Due to its ability to distinguish contrast materials such as iodine, spectral CT exams provide more efficient management of incidental findings in scans performed directly with contrast media.

Using traditional CT, a patient first undergoes a non-contrast scan and is then scanned after injection of contrast agent to acquire contrast-enhanced data for diagnostic purposes. Philips IQon Spectral CT requires only a single contrast scan. Because spectral CT can, for example, identify iodinated contrast agent, during image reconstruction iodine can be virtually removed from the image (Figure 3).
Figure 3 The figure demonstrates a comparison of conventional non-contrast
image of the abdomen to virtual non-contrast using spectral data, allowing
visualization of the contrast-enhanced tissues after removal of iodine.
Figure 3
The figure demonstrates a comparison of conventional non-contrast image of the abdomen to virtual non-contrast using spectral data, allowing visualization of the contrast-enhanced tissues after removal of iodine.

Reducing artifacts
In conventional CT imaging, the polychromatic beam is a source of beam-hardening artifacts. By using the simultaneous detection of low- and high-energy signals it is possible to suppress beam-hardening artifacts. Figure 4 shows beam-hardening improvement in the frontal brain using the Philips IQon Spectral CT.

A recent study using water-filled anthropomorphic phantoms of two sizes compared the stability of iodine density measurements in conventional scans and in virtual mono-energy images acquired using spectral CT.1 Tubes of different diameters (11.1, 7.9, and 6.4 mm) filled with iodine solution (7 mg/mL) were located between 3 and 11 cm from the phantom center. It was shown that the quality of the virtual mono-energy images at 65 keV was improved and without beam-hardening artifacts. Independent of phantom size, tube location, or tube diameter, the virtual mono-energy images demonstrated stable iodine density.
Figure 4 Beam hardening improvement in the frontal brain using
the Philips IQon Spectral CT. Coronal view of a conventional CT and
MonoE 118 keV that improves the beam-hardening artifacts in the
posterior fossa (A). Sagittal views of a conventional CT and MonoE
image that improve the beam hardening in the posterior fossa at the
higher MonoE of 118 keV (B).
Figure 4
Beam hardening improvement in the frontal brain using the Philips IQon Spectral CT. Coronal view of a conventional CT and MonoE 118 keV that improves the beam-hardening artifacts in the posterior fossa (A). Sagittal views of a conventional CT and MonoE image that improve the beam hardening in the posterior fossa at the higher MonoE of 118 keV (B).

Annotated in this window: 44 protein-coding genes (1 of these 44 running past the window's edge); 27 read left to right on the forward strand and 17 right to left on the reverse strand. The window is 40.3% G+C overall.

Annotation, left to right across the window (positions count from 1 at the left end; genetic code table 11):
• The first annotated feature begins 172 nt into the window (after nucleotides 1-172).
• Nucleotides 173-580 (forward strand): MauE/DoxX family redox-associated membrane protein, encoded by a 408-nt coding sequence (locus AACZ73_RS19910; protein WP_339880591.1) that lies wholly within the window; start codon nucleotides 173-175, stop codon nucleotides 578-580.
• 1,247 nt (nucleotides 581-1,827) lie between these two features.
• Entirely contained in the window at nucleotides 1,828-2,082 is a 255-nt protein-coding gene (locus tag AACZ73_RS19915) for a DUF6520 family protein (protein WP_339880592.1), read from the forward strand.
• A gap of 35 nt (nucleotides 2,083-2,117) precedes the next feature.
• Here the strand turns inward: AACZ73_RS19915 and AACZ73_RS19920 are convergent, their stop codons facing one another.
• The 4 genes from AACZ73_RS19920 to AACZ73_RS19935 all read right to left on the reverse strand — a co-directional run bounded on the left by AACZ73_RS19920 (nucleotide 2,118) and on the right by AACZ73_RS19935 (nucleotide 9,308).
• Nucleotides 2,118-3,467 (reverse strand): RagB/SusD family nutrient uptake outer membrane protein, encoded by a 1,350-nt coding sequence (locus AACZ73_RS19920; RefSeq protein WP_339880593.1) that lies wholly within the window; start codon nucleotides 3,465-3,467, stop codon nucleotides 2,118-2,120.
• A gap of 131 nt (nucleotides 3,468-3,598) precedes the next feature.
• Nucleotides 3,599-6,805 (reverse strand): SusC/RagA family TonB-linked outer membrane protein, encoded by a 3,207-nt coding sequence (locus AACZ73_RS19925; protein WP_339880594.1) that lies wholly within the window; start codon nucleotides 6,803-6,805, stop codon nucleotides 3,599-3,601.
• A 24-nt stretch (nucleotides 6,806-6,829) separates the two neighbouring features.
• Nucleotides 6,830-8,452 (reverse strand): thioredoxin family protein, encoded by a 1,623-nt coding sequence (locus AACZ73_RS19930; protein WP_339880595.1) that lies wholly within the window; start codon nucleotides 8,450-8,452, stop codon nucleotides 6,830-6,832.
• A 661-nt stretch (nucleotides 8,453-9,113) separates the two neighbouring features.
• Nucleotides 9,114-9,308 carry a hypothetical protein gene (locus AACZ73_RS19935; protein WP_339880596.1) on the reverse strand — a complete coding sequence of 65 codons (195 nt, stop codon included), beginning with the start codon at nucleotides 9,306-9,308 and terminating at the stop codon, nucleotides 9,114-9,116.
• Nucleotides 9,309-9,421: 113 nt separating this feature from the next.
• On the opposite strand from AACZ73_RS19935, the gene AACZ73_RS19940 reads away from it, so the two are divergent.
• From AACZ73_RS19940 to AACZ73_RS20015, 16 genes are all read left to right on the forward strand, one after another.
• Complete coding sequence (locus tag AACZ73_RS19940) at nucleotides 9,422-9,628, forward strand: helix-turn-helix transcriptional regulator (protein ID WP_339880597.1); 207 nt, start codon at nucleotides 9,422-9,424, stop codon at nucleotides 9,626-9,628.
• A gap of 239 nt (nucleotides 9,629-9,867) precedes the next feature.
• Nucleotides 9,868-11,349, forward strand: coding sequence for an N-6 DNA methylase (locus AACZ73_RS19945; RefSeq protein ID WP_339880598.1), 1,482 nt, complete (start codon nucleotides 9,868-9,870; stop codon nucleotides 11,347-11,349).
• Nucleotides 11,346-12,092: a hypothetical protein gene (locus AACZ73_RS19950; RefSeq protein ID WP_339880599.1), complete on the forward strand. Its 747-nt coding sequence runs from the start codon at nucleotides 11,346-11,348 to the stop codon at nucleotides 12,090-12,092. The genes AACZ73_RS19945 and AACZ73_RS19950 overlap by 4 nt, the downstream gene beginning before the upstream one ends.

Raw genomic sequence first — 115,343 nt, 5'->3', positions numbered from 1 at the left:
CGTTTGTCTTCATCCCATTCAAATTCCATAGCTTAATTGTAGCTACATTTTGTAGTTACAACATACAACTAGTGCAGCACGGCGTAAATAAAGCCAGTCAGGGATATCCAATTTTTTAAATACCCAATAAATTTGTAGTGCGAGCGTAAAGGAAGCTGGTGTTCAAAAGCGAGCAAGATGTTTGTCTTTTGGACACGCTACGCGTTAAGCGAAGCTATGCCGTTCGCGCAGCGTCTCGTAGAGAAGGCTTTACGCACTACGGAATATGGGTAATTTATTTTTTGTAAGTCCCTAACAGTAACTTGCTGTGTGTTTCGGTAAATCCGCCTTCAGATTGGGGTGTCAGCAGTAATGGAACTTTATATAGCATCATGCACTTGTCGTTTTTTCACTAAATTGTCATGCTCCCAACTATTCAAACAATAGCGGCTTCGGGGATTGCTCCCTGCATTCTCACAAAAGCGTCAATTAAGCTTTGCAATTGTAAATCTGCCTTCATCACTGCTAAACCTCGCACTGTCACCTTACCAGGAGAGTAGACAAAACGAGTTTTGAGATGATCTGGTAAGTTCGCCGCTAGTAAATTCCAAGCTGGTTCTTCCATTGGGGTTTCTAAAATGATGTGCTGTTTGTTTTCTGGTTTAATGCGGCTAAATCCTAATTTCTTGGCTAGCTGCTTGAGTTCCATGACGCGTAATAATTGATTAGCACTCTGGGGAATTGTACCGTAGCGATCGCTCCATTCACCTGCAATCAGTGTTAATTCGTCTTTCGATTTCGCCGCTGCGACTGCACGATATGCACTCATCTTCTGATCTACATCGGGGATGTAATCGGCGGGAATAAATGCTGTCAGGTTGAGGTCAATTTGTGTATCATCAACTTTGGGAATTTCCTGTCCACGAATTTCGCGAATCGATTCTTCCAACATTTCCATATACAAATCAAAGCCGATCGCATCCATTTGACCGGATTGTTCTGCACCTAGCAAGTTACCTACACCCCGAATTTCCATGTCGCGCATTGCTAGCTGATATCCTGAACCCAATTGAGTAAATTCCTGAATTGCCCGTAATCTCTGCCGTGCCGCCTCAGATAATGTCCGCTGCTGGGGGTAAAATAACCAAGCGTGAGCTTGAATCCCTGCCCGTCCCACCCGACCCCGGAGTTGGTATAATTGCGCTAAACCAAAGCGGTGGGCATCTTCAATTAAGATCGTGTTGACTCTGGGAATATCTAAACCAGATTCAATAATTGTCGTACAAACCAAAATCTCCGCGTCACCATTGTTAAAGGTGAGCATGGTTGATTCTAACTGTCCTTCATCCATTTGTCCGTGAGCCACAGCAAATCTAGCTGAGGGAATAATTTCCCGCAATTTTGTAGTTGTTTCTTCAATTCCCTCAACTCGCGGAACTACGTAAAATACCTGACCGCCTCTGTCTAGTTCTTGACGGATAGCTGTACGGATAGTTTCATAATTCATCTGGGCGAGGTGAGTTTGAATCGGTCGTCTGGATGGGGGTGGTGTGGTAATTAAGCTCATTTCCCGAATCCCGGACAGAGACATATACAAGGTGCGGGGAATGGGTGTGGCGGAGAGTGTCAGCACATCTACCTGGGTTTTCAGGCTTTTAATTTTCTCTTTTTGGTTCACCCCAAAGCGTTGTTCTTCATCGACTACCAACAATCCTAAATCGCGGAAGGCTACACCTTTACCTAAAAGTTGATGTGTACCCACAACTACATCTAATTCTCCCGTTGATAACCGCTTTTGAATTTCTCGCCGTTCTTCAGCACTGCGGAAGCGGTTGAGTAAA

Metal implants
Metal implants are also a source of artifacts in conventional CT scans. Spectral CT reduces the streaking and banding that implants can cause, resulting in high quality images that enhance diagnostic confidence. Figure 5 shows a non-contrast CT image of the lower extremities of a 31 year-old male following repair of fractured distal tibias using metal plates and screws. Conventional polyenergetic image (A) vs a high-energy mono-energetic image with reduced metal artifacts (B).

Conclusion
Previously mentioned features of Philips IQon Spectral CT, such as the capability to interrogate incidental findings using retrospective spectral data and the ability to generate virtual non-contrast images from a phase-1 scan with contrast injection, allowing visualization of the contrast-enhanced tissues after removal of iodine, are designed to have a positive impact on clinical practice without necessitating a change in workflow. Perhaps one of the areas where the application of spectral CT may have a major clinical impact is in the evaluation of tumor response to therapy.

Reference
  1. Leichter I, et al. RSNA 2013. http://archive.rsna.org/2013/13021714.html. Accessed June 12, 2014.


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White Paper
IntelliSpace Portal, IQon Spectral CT
abdomen, aneurysm, artifacts, beam hardening correction, Body, brain, calcium, chest, contrast, contrast-enhanced, Effective Z, fracture, Head, kidney/renal, liver, lower extremity, Magic Glass, metal artifact reduction, MonoE, Neuro, pancreas, phantom, radiation therapy, retrospective, spectral CT, tumor, workflow